When one forms a limited liability company (LLC) without a lawyer, there is a high likelihood that LLC membership interests will not be issued properly. This post describes how to issue LLC membership interests. It is adapted from a Quora question about LLC membership vesting that I answered.
Properly-Issued LLC Membership Interests
If LLC membership interests are issued properly, one would expect to see several things. (more…)
Future services seem like a great no-cost way to buy equity in a startup. In California, however, whether you legally can buy equity with future services depends on whether the startup is a corporation or a limited liability company (LLC).
Corporations Code Section 409(a)(1) specifies the types of “consideration” that can be paid for corporate shares. These include, for example, “money paid; labor done; [and] services actually rendered to the corporation or for its benefit or in its formation or reorganization”.
However, “neither promissory notes of the purchaser [subject to certain exceptions] nor future services shall constitute payment or part payment for shares of the corporation“. So a California corporation cannot grant shares in exchange for future services.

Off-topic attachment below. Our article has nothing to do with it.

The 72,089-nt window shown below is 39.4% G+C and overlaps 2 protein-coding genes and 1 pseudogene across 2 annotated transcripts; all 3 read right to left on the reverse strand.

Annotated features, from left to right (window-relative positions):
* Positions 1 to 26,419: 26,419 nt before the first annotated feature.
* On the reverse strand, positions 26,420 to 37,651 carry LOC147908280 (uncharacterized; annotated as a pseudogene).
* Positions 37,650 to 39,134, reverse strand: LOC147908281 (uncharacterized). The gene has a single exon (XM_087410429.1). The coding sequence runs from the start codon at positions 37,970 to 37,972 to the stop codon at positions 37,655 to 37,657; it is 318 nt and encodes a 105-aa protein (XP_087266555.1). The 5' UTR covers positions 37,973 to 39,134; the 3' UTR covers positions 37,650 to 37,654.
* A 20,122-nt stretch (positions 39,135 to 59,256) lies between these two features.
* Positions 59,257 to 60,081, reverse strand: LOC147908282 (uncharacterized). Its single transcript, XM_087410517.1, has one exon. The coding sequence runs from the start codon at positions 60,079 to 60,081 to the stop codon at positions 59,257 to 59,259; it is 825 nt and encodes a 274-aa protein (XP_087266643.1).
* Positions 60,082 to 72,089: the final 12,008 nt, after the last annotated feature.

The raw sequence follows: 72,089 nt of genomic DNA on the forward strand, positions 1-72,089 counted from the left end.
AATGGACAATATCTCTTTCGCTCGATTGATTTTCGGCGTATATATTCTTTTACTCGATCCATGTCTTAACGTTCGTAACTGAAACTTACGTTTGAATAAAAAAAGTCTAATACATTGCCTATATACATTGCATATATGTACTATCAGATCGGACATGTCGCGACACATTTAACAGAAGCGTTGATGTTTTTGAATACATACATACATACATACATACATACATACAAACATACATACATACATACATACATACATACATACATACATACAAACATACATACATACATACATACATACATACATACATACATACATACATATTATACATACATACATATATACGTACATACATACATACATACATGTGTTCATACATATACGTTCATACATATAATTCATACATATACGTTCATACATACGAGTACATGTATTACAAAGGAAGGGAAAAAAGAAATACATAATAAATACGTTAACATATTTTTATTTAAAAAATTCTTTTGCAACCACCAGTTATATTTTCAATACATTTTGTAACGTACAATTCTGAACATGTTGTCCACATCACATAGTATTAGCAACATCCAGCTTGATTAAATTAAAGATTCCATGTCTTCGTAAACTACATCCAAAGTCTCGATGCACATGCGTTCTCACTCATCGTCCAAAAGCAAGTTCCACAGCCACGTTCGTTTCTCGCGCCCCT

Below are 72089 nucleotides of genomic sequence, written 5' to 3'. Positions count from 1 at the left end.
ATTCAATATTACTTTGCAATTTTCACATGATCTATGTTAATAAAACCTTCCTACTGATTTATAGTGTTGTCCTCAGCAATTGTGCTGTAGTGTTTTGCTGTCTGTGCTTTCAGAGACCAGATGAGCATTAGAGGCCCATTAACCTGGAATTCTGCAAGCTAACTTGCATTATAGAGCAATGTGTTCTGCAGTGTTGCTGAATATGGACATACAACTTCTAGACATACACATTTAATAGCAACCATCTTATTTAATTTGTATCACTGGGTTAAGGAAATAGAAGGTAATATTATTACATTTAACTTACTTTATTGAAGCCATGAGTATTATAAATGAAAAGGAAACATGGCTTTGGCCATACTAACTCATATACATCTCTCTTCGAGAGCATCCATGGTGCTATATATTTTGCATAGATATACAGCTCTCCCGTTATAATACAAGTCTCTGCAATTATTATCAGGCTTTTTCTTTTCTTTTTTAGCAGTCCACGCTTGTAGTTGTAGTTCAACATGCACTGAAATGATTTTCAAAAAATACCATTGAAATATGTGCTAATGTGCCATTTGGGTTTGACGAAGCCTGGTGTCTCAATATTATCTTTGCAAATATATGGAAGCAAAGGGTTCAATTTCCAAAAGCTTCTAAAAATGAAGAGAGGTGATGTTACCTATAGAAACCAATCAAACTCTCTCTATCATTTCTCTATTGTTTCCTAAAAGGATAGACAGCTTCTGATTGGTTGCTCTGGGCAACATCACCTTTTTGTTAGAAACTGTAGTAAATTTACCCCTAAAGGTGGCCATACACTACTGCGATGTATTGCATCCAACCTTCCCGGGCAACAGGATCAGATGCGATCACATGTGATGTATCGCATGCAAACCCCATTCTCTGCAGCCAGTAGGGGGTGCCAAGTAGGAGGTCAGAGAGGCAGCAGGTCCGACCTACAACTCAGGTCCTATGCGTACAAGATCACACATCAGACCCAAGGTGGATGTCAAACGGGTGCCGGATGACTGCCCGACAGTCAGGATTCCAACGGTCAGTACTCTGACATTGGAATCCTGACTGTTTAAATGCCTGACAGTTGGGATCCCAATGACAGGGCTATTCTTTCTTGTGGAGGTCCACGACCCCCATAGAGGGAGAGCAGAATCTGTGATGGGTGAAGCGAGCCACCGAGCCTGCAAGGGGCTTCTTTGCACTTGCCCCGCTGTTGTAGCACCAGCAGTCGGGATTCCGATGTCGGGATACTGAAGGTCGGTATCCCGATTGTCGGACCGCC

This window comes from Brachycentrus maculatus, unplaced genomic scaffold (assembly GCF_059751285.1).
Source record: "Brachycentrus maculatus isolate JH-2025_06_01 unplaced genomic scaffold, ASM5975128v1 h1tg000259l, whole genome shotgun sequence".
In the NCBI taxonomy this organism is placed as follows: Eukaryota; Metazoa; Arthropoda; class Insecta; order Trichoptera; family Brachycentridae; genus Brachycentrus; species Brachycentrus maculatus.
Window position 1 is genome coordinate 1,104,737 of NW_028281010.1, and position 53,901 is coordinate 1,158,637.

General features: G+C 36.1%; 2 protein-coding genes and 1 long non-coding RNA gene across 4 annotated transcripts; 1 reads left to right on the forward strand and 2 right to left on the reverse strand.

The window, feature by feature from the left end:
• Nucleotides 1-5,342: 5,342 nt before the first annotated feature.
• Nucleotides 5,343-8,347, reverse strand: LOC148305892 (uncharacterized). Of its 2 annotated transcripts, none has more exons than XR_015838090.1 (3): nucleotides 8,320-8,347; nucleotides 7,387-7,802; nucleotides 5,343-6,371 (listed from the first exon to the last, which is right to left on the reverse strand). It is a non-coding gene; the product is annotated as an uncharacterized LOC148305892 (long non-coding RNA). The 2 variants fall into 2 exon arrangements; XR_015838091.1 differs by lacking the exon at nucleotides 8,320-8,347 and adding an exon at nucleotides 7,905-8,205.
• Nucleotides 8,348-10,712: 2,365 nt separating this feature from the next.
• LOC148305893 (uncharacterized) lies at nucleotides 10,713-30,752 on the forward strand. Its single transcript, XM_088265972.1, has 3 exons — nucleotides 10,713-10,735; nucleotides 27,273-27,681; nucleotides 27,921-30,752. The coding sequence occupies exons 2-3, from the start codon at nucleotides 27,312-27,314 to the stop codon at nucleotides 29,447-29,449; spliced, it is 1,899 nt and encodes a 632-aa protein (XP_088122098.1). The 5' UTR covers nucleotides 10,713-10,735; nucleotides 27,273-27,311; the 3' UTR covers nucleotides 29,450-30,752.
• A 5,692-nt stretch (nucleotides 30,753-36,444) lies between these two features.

I recently answered an Avvo question about whether one can sell a partnership interest. The question and answer are paraphrased below (with emphasis added).
Q. In California, is a general partnership terminated upon the sale of one partner’s interest to a third party? How would the remaining partner and new partner continue business? Would a new entity need to be formed? There is no written partnership agreement.
A. Corporations Code Section 16201 states that “A partnership is an entity distinct from its partners.” Therefore, a membership change does not, by itself, create a new partnership.
The following are (somewhat edited) an Avvo question and my answer: Q. Is it necessary to file a Form D securities exemption when forming a California limited liability company (LLC) and only issuing an interest to the forming members?